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In early December, another dreadful statistic — more than 3,500 dead — was made public, except this time the figure did not refer to the appalling mass grave at Ground Zero. No, this gruesome number described the civilian death toll so far in Afghanistan from America’s so-called “surgical” air strikes since Operation Enduring Freedom began.
Pulling together multiple accounts from a wide range of sources, University of New Hampshire Professor Marc W. Herold determined that these Afghani bystanders died from U.S. bombing runs, many of which directly hit villages scattered throughout the countryside. In his research, Herold discovered only rare or buried accounts of ongoing Afghan civilian deaths in the U.S. media, even though these appeared prominently and repeatedly in British, Canadian, French, Asian, Middle Eastern, and Australian news sources and in United Nations and humanitarian relief agency reports.
“People have to know that there is a human cost to war, and that this is a war with thousands of casualties,” says Herold. “These were poor people to begin with, and, on top of that, they had absolutely nothing to do with the events of September 11.”
This claim not only calls into doubt the military’s ongoing denials about Afghan deaths, it begs the question of just how many more innocents the Bush Administration is willing to sacrifice in its seemingly open-ended “war on terrorism.”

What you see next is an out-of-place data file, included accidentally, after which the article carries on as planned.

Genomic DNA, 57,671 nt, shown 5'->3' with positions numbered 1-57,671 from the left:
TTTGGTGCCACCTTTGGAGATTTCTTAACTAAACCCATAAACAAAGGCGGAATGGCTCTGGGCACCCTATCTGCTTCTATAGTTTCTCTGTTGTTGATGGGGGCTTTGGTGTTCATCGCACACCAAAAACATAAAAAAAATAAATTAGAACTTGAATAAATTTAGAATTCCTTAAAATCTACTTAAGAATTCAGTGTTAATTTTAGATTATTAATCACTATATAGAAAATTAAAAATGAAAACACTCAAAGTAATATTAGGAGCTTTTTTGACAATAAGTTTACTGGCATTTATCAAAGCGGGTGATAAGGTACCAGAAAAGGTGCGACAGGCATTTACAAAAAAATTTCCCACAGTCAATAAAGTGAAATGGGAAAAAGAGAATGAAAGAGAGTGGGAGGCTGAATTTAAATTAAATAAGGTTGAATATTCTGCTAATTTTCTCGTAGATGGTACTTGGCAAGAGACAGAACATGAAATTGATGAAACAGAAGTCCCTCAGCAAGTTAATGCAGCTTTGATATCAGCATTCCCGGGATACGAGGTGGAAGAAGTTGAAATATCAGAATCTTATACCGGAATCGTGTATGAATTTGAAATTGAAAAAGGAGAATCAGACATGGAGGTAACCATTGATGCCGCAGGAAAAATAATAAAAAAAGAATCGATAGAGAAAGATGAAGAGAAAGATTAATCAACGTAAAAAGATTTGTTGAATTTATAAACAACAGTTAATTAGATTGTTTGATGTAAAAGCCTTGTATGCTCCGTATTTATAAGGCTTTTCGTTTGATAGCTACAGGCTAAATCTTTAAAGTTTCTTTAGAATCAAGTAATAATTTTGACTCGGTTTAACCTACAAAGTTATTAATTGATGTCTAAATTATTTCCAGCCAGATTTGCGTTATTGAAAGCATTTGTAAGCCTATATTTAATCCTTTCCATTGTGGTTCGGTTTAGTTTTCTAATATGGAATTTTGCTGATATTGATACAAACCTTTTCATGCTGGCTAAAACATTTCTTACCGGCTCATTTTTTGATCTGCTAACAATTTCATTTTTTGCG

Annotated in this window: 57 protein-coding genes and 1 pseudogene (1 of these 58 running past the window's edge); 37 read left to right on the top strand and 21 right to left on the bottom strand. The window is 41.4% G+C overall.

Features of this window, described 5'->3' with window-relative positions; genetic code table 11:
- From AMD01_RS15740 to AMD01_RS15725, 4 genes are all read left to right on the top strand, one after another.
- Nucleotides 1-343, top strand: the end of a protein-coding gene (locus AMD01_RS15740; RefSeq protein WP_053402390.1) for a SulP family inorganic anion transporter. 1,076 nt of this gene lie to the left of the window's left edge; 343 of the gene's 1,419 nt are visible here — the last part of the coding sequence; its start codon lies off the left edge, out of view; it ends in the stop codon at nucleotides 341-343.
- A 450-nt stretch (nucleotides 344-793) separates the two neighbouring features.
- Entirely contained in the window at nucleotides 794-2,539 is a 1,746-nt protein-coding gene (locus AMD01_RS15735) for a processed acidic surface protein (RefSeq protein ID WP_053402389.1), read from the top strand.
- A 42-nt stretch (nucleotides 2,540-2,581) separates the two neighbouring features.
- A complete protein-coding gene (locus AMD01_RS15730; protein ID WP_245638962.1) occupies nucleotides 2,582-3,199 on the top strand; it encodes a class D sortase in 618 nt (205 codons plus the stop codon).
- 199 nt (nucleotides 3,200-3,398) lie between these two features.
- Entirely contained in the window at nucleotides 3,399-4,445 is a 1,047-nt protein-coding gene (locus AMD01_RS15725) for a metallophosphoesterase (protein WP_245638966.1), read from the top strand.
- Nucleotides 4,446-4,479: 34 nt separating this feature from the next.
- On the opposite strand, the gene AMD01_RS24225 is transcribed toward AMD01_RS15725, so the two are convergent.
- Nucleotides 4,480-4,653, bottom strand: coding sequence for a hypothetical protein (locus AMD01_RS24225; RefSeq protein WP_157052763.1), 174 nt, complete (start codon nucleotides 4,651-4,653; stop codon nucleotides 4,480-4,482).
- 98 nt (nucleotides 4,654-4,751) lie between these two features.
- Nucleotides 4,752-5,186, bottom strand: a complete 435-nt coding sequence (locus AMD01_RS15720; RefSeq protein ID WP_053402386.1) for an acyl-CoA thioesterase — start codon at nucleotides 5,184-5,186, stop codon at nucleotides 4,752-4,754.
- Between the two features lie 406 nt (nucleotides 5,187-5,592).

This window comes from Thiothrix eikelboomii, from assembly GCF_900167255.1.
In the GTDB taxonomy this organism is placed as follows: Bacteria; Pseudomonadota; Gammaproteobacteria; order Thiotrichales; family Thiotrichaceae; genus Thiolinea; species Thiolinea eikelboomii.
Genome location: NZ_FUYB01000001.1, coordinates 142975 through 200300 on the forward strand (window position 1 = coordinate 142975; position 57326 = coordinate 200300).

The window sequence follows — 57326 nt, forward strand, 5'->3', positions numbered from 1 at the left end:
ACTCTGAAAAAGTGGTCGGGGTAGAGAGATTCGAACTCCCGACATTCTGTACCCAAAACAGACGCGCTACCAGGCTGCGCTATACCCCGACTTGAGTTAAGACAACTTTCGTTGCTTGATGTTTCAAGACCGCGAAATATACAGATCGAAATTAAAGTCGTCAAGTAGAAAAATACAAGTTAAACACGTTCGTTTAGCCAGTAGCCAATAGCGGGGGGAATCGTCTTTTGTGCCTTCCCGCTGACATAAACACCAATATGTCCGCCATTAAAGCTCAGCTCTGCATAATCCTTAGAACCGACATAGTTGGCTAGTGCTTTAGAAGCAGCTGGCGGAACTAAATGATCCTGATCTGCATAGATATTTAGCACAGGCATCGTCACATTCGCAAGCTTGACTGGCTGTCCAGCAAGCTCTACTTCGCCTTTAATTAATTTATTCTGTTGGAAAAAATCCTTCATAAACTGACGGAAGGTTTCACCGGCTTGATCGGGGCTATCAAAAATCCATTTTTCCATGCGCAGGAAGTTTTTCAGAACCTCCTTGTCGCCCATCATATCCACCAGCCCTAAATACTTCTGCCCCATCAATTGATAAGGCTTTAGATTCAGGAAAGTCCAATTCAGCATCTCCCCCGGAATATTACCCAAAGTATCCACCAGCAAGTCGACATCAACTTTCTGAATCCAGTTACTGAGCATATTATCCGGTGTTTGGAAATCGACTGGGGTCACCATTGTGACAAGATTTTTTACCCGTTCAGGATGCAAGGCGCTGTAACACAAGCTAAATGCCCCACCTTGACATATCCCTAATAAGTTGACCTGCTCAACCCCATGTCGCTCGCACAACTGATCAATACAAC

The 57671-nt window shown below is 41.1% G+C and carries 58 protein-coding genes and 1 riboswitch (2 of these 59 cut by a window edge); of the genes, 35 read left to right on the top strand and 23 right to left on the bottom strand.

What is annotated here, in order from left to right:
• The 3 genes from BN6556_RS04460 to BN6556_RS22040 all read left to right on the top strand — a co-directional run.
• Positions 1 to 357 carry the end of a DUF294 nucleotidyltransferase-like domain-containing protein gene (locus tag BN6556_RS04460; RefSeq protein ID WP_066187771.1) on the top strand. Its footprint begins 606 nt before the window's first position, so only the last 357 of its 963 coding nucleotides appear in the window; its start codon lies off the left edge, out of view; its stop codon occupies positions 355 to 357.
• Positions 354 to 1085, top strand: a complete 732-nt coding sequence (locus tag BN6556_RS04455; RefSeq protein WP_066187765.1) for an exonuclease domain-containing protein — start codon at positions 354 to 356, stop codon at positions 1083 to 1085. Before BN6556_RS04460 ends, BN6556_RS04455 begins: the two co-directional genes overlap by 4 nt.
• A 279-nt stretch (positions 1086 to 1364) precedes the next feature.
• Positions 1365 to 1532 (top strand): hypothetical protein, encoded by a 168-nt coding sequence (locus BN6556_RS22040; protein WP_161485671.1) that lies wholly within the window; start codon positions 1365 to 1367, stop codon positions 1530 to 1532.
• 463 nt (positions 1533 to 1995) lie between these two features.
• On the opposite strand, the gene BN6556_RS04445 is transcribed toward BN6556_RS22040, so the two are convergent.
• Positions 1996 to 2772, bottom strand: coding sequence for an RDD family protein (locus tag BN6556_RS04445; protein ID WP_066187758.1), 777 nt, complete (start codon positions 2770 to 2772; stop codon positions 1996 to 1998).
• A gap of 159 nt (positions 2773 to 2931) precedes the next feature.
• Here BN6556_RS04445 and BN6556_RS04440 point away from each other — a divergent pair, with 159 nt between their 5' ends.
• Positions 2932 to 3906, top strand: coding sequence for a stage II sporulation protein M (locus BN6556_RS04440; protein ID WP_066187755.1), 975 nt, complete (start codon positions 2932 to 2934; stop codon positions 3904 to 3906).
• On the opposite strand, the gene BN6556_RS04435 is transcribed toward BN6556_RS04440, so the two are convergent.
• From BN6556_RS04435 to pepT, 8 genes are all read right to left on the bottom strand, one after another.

It’s worth recalling that administration officials have consistently urged Americans to be outraged at the mass murder of innocent civilians in New York and Washington at the hands of a band of merciless killers. But what are we to make of the thousands of innocents killed in Afghanistan at the hands of American bombers or the millions driven from their homes, only to find refuge in disease-ridden, food-scarce camps bordering Pakistan?
To justify all this, we are told to be proud of “smoking out” a few presumed terrorists from the caves of Tora Bora, installing a loose-knit band of anti-Taliban warlords to power, and making it possible once again for Afghan men to shave their beards without fear of imprisonment. But our overwhelming and lethal means of achieving these aims have basically given the green light to repressive governments the world over to use whatever violent methods they want against newly labeled “terrorists” in their midst.